What employers look for during job interviews

You’ve passed the first round of applications—your resume has proven that you’re a suitable candidate for the position. Next comes the interview, which is an opportunity for interviewers to get to know more about you beyond what is written on your resume. We list the top considerations that employers look for during job interviews and how you can make a lasting impression.

Role fit
Without a doubt, interviewers are looking for candidates who are most suited for the role—those who possess the right skills required for them to complete their tasks. Illustrate how you have the relevant skills for the position you are applying for by providing specific examples of how you have used these skills to achieve company goals and objectives in your previous employment. For example, candidates applying for a sales related role should be able to display a commercial mindset and the ability to grow new businesses, substantiated with clear examples.

Team fit
While relevant skills and experience are paramount, they can be taught to anyone. What sets a good candidate apart from an average one is team fit, which is determined by the personal attributes of the individual. Hence, interviewers would want to get a glimpse of your personality during the interview. To really impress your interviewer, win them over by letting your personality shine. You could even go the extra mile by taking the Myers-Briggs Type Indicator test beforehand to find out your personality type, and then use the test results as a way to better articulate how you can work and fit in well with the team.

The way candidates carry themselves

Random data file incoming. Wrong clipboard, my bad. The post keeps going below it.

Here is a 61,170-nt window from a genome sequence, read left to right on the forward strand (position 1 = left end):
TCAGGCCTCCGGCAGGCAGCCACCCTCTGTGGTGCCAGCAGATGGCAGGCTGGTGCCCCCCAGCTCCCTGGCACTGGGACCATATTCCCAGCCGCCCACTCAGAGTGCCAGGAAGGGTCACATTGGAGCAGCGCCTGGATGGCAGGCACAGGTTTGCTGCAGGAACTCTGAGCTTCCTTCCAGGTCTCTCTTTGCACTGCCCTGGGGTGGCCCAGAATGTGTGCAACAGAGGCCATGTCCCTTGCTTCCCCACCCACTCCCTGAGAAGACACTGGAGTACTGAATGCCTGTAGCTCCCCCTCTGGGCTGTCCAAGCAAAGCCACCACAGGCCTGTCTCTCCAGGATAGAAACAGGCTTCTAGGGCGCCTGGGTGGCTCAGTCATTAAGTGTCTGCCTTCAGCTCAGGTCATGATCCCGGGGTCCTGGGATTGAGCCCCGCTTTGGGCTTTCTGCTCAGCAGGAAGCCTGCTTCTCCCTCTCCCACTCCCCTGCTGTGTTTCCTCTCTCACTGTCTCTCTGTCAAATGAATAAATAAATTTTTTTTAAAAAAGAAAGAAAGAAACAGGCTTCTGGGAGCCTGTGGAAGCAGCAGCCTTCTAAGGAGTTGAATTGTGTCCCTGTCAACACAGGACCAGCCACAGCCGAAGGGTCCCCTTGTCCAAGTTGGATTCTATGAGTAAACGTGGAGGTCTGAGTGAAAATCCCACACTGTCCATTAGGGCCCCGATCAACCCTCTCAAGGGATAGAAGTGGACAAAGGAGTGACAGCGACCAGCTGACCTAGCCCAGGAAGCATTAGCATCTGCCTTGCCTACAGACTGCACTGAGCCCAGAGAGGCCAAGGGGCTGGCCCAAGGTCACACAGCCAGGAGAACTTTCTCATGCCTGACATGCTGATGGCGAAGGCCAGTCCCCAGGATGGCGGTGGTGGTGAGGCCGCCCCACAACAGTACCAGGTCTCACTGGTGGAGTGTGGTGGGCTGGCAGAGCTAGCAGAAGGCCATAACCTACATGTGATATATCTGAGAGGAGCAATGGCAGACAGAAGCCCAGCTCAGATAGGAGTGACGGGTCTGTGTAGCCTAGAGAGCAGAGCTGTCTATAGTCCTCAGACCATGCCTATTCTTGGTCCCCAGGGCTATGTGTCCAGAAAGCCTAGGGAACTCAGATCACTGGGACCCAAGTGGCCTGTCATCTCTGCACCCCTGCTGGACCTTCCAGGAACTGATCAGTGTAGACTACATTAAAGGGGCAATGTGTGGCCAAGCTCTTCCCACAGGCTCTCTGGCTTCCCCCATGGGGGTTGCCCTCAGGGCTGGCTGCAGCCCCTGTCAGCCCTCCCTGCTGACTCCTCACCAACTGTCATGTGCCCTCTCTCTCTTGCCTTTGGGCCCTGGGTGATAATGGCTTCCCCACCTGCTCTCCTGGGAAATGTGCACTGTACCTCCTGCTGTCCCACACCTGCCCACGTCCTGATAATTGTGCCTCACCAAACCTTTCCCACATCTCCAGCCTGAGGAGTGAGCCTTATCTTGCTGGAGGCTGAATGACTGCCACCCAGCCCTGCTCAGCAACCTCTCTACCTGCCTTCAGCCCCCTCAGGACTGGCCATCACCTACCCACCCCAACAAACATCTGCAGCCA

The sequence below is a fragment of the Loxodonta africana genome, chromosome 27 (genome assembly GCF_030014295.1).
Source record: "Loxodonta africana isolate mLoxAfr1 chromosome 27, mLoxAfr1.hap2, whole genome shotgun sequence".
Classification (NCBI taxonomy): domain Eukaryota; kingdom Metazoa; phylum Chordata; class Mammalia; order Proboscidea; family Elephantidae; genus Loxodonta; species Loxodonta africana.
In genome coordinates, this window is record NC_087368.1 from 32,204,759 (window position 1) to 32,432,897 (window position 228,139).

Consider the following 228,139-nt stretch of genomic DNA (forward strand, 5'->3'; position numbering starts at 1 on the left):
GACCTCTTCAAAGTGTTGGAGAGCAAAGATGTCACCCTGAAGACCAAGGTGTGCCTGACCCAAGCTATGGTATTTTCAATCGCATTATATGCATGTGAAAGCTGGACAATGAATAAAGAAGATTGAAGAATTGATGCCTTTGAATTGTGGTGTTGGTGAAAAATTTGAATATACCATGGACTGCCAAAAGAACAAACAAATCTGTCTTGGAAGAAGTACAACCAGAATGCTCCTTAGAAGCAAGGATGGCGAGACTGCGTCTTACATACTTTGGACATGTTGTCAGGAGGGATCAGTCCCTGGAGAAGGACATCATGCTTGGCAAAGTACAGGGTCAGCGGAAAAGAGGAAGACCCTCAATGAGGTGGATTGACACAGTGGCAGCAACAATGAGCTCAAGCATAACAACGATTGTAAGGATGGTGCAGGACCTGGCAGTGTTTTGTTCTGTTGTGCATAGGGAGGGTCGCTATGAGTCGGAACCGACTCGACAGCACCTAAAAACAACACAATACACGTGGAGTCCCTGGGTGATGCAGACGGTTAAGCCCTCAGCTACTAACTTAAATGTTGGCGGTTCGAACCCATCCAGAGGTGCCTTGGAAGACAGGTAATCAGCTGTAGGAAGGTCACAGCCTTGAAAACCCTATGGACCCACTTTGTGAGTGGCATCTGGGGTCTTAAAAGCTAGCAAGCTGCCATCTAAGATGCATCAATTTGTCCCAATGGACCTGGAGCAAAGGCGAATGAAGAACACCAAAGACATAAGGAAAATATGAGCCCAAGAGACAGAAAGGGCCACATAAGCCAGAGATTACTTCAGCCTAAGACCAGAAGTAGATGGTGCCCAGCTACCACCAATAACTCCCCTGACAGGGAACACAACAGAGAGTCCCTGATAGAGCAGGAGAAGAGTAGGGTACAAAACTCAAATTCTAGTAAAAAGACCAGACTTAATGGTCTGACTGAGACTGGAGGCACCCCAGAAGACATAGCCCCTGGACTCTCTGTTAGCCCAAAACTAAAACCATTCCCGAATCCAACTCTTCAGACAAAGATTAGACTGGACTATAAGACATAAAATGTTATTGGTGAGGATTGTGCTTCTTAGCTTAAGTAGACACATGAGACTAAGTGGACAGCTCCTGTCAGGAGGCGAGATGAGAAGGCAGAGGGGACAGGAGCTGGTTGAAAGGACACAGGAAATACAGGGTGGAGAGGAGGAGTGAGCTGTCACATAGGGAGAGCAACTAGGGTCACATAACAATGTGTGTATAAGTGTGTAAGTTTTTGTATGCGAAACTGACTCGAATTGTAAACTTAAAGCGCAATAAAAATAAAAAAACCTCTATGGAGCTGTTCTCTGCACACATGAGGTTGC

At an interview, your appearance is your first impression. Overall grooming and attire should be clean, tidy and neat not only to show that you are serious about the job, but also as a form of respect to the interviewer. On that note, you should also be punctual for the interview.

Another thing that interviewers look out for is whether candidates come prepared for their interview. This includes having a good understanding of both the company and the job that they are applying for. Having good knowledge of the company and job will not only help you prepare thoughtful answers for targeted questions about the position, but also reflect your interest in the job to the interviewer.

Lastly, practice good etiquette throughout the interview. Exude confidence, positivity and interest by using a positive tone of voice, effective eye contact, as well as being responsive to your interviewer.

Growth potential
Interviewers look for candidates who can not only successfully perform the job today but also have plans to eventually develop themselves further to take on greater responsibilities down the road. Understanding the career aspirations and growth potential of candidates is crucial in supporting the growth of the company. Provide evidence of what you have created, changed or initiated in your career to demonstrate that you possess growth potential.

Motivation for job change
If you are interviewing for a new job, interviewers want to hear that you’re leaving for the right reasons, such as career growth and better opportunities, rather than because of bad performance or poor working relationships. They are looking for people who can get along well with their colleagues and are genuinely interested in building their career and growing with the company. And from the employer’s perspective – interviewers will also be taking into consideration whether their company can offer the progression that the candidate is looking for. Ultimately, retention is key.

Curious mindset
Last but not least, a candidate with a curious mindset stands out in an interview. Many are hesitant to ask questions as they are afraid of appearing unintelligent. On the contrary, there are no dumb questions. Interviewers welcome questions as it shows that you are genuinely interested in being successful in the job and company. Also, interviews should be interactive and not one-sided, as it’s meant to be a process where both the interviewer and the candidate learn more about each other to determine role- and organization-fit.

While interviews may seem daunting and overwhelming, the key to having a successful one is to come prepared, have genuine interest in the position and the company, and be yourself. Don’t forget to give your interviewer a smile and firm handshake, and to follow up after the interview!

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